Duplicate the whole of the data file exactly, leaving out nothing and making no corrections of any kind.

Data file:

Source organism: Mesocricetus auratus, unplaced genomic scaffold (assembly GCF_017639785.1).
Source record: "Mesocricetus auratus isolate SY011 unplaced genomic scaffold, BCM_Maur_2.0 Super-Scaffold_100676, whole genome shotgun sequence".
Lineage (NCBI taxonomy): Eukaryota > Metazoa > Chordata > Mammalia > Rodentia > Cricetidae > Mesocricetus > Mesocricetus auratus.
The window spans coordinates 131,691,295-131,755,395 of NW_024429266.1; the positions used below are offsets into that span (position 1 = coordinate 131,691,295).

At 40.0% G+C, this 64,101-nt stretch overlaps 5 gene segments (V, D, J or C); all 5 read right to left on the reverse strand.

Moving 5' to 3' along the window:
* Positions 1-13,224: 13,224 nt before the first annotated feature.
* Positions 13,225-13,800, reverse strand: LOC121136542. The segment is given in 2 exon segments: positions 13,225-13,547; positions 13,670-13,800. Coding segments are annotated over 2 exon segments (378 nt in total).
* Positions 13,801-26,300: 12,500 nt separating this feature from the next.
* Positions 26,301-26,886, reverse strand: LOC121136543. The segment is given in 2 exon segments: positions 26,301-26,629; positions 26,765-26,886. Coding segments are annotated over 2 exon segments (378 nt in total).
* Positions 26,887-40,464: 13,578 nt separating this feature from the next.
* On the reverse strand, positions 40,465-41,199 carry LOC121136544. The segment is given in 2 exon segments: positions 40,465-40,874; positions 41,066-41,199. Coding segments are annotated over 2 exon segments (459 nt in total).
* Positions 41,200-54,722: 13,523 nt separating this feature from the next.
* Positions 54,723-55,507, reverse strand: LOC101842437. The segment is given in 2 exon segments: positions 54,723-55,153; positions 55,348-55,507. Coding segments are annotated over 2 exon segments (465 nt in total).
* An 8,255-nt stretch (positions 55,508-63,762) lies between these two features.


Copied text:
Source organism: Mesocricetus auratus, unplaced genomic scaffold (assembly GCF_017639785.1).
Source record: "Mesocricetus auratus isolate SY011 unplaced genomic scaffold, BCM_Maur_2.0 Super-Scaffold_100676, whole genome shotgun sequence".
Lineage (NCBI taxonomy): Eukaryota > Metazoa > Chordata > Mammalia > Rodentia > Cricetidae > Mesocricetus > Mesocricetus auratus.
The window spans coordinates 131,691,295-131,755,395 of NW_024429266.1; the positions used below are offsets into that span (position 1 = coordinate 131,691,295).

At 40.0% G+C, this 64,101-nt stretch overlaps 5 gene segments (V, D, J or C); all 5 read right to left on the reverse strand.

Moving 5' to 3' along the window:
* Positions 1-13,224: 13,224 nt before the first annotated feature.
* Positions 13,225-13,800, reverse strand: LOC121136542. The segment is given in 2 exon segments: positions 13,225-13,547; positions 13,670-13,800. Coding segments are annotated over 2 exon segments (378 nt in total).
* Positions 13,801-26,300: 12,500 nt separating this feature from the next.
* Positions 26,301-26,886, reverse strand: LOC121136543. The segment is given in 2 exon segments: positions 26,301-26,629; positions 26,765-26,886. Coding segments are annotated over 2 exon segments (378 nt in total).
* Positions 26,887-40,464: 13,578 nt separating this feature from the next.
* On the reverse strand, positions 40,465-41,199 carry LOC121136544. The segment is given in 2 exon segments: positions 40,465-40,874; positions 41,066-41,199. Coding segments are annotated over 2 exon segments (459 nt in total).
* Positions 41,200-54,722: 13,523 nt separating this feature from the next.
* Positions 54,723-55,507, reverse strand: LOC101842437. The segment is given in 2 exon segments: positions 54,723-55,153; positions 55,348-55,507. Coding segments are annotated over 2 exon segments (465 nt in total).
* An 8,255-nt stretch (positions 55,508-63,762) lies between these two features.